Regional Vitalization: Japan at the Crossroads

Regional revitalization minister Shigeru Ishiba (left) and Prime Minister Shinzo Abe display a sign in front of Ishiba’s new office in Tokyo in September 2014 (Credit: The Japan News).

The Heisei mergers are long done and Japan has turned to vitalizing its rural economy. The question is whether such a policy will work.

Memo #331

By Anthony Rausch – asrausch [at]

Andrew S. RauschThe current focus on regional vitalization by the Abe Cabinet reflects Japanese concern with its dropping rural population and Tokyo-centered economy. The question facing Japan is whether the policy that has been crafted to achieve vitalization is simply a repeat of the municipal mergers of a decade ago.

The Heisei mergers, the municipal mergers of the Heisei era (1989~), undertaken from 2000 to 2006, represented a neo-liberal response to the perceived fiscal ineffectiveness of Japan’s developmental state economy. Pre-mergers, the central government subsidized over 3,000 local economies through massive infrastructural development funded by tax reallocations. The Heisei mergers program rewarded municipalities—cities, towns and villages—that merged, bringing the number down to 1,700. Ten years on, while the aims of budget streamlining and reduction have been attained, the mergers have also yielded local service inequalities and loss of security for many local residents, as it is now clear that advantaged municipalities attracted partners and prosper (which they would have regardless), while disadvantaged municipalities, even those that merged, still struggle.

The Abe Cabinet is now adopting a similar approach to regional revitalization, calling on municipalities to outline a “strategic vitalization plan” to cultivate local industry through small-scale enterprises, capitalize on local “originality,” and to ensure sufficient residents. However, the reality for local places is much more complex, if not problematic. Rural places often need “vitalization” precisely because they are rural places; a lack of economic dynamism—innovative industry, for example—is inescapable and the options of vitalization strategies are few.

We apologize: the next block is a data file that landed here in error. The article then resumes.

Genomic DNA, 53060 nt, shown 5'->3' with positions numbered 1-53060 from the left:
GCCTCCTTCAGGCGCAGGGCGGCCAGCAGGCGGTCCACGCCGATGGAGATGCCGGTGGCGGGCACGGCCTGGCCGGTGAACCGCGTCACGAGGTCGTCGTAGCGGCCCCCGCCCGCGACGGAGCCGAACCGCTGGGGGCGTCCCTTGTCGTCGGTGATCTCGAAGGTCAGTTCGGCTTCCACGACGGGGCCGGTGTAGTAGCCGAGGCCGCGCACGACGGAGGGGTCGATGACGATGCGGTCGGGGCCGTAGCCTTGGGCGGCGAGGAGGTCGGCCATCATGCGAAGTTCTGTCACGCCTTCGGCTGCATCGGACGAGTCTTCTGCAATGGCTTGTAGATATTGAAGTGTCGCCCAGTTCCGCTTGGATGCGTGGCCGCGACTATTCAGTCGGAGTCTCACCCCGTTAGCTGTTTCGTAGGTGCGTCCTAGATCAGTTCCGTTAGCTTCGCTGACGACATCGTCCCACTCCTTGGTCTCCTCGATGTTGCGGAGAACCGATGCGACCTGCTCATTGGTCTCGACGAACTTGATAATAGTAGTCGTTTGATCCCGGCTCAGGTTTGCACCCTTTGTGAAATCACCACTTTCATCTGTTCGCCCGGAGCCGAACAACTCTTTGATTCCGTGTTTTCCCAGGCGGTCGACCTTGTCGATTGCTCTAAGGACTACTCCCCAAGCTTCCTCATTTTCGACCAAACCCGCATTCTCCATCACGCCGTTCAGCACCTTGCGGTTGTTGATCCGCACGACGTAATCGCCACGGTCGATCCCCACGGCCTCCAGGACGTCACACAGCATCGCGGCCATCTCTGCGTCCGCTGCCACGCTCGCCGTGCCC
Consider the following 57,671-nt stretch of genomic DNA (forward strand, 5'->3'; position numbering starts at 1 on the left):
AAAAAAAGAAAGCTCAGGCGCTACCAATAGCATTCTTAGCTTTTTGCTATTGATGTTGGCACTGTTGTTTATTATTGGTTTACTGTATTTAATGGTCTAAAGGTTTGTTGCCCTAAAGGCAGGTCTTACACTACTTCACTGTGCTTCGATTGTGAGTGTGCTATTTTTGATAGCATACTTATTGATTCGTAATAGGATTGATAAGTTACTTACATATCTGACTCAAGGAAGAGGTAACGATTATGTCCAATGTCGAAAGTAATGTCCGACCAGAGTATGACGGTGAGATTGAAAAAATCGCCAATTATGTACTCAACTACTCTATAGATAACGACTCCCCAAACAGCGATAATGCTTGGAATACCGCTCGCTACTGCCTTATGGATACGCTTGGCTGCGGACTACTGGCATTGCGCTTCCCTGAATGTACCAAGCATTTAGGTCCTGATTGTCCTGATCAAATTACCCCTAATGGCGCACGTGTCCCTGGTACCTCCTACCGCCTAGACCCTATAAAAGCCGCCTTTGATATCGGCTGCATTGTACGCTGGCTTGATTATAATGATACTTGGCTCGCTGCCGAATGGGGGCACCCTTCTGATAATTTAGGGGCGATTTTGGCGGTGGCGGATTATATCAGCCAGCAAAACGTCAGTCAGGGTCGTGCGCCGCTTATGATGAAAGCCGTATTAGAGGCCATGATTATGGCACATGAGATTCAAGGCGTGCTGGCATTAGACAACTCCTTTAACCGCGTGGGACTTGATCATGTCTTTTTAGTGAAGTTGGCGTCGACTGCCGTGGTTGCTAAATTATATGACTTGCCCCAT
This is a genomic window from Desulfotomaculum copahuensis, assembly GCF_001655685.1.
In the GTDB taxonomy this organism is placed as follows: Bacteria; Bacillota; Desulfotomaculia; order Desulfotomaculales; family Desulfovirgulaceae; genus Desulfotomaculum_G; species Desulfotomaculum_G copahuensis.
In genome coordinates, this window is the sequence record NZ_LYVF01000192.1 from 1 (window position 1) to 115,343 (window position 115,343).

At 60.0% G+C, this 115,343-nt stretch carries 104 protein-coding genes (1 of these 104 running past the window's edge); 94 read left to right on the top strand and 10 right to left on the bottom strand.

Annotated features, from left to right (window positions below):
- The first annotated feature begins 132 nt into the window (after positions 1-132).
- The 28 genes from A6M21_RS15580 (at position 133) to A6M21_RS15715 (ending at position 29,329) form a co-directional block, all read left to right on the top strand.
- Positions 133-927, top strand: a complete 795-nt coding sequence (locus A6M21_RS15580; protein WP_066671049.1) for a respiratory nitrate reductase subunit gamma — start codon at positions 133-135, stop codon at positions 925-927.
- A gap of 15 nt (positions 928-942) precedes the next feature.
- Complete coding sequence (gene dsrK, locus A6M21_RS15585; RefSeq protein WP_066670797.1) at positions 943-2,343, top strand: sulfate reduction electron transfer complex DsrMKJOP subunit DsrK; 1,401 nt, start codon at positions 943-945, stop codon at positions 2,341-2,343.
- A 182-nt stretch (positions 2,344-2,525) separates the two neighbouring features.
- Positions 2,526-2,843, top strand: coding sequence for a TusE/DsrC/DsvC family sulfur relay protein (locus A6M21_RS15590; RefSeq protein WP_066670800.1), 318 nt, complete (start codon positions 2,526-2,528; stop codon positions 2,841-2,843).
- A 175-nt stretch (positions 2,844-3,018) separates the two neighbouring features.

Regional vitalization as national policy will likely ultimately yield the same result as the Heisei mergers. The lesson that should have been learned from the mergers is that perhaps the best that can be negotiated for many rural areas is “managed continuity,” where the trajectory of a disadvantaged locale is managed, with national-level support, so as to minimize the inequality in service for locals and image for tourism vis a vis more advantaged places. As more and more urbanites recognize the “lifestyle value” of non-urban locales, long-term regional vitalization may best be envisioned as ensuring that regional areas simply survive.

Anthony S. Rausch is a professor at Hirosaki University, Japan.

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Figure showing decline from 3.232 municipalities as of March 31, 1999 to 1,727 as of March 31, 2010 (Source:
Figure showing decline from 3.232 municipalities as of March 31, 1999 to 1,727 as of March 31, 2010 (Source:



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